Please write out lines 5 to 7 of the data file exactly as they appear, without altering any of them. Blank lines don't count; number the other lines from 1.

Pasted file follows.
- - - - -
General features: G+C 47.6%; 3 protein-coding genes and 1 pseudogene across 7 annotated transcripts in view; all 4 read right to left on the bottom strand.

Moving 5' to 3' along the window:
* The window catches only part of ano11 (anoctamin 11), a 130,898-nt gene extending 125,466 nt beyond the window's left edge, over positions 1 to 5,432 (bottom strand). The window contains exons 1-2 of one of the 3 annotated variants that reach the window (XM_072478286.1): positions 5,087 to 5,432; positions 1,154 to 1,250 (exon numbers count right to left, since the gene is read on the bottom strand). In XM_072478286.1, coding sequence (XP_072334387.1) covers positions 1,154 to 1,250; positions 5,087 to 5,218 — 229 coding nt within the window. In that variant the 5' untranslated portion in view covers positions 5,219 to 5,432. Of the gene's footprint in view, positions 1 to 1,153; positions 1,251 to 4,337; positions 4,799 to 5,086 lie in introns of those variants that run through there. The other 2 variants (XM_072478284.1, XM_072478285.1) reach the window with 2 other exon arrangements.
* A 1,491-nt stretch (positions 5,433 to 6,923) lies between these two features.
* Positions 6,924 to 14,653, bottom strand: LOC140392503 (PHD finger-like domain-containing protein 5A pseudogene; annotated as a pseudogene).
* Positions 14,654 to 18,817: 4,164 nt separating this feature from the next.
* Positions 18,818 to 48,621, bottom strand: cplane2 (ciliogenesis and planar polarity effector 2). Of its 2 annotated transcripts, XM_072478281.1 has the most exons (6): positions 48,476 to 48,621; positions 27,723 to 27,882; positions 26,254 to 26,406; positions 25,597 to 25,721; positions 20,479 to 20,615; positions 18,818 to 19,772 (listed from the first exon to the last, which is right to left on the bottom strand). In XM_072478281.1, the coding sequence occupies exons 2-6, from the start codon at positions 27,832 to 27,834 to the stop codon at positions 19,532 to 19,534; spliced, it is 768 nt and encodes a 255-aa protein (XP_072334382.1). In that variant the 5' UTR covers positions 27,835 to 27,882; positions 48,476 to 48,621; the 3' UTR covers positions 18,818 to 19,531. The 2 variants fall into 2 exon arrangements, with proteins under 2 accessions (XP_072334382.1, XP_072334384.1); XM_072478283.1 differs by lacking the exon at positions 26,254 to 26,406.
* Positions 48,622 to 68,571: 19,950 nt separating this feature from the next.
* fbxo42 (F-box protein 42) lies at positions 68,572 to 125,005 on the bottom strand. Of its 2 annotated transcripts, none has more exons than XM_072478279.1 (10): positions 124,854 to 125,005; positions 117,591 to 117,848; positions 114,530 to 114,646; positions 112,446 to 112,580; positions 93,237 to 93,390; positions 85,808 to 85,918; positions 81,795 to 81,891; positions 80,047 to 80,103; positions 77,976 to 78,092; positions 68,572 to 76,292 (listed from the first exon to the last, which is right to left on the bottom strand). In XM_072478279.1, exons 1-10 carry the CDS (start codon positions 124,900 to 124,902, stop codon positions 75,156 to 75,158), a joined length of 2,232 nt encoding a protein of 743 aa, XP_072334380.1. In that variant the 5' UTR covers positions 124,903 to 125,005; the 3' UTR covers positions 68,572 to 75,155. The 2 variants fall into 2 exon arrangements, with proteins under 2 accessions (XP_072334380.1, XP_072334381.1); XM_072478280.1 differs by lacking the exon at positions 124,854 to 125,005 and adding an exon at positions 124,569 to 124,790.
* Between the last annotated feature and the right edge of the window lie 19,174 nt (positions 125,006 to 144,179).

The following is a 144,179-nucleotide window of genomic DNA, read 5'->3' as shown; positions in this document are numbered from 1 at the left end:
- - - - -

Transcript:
* Positions 6,924 to 14,653, bottom strand: LOC140392503 (PHD finger-like domain-containing protein 5A pseudogene; annotated as a pseudogene).
* Positions 14,654 to 18,817: 4,164 nt separating this feature from the next.
* Positions 18,818 to 48,621, bottom strand: cplane2 (ciliogenesis and planar polarity effector 2). Of its 2 annotated transcripts, XM_072478281.1 has the most exons (6): positions 48,476 to 48,621; positions 27,723 to 27,882; positions 26,254 to 26,406; positions 25,597 to 25,721; positions 20,479 to 20,615; positions 18,818 to 19,772 (listed from the first exon to the last, which is right to left on the bottom strand). In XM_072478281.1, the coding sequence occupies exons 2-6, from the start codon at positions 27,832 to 27,834 to the stop codon at positions 19,532 to 19,534; spliced, it is 768 nt and encodes a 255-aa protein (XP_072334382.1). In that variant the 5' UTR covers positions 27,835 to 27,882; positions 48,476 to 48,621; the 3' UTR covers positions 18,818 to 19,531. The 2 variants fall into 2 exon arrangements, with proteins under 2 accessions (XP_072334382.1, XP_072334384.1); XM_072478283.1 differs by lacking the exon at positions 26,254 to 26,406.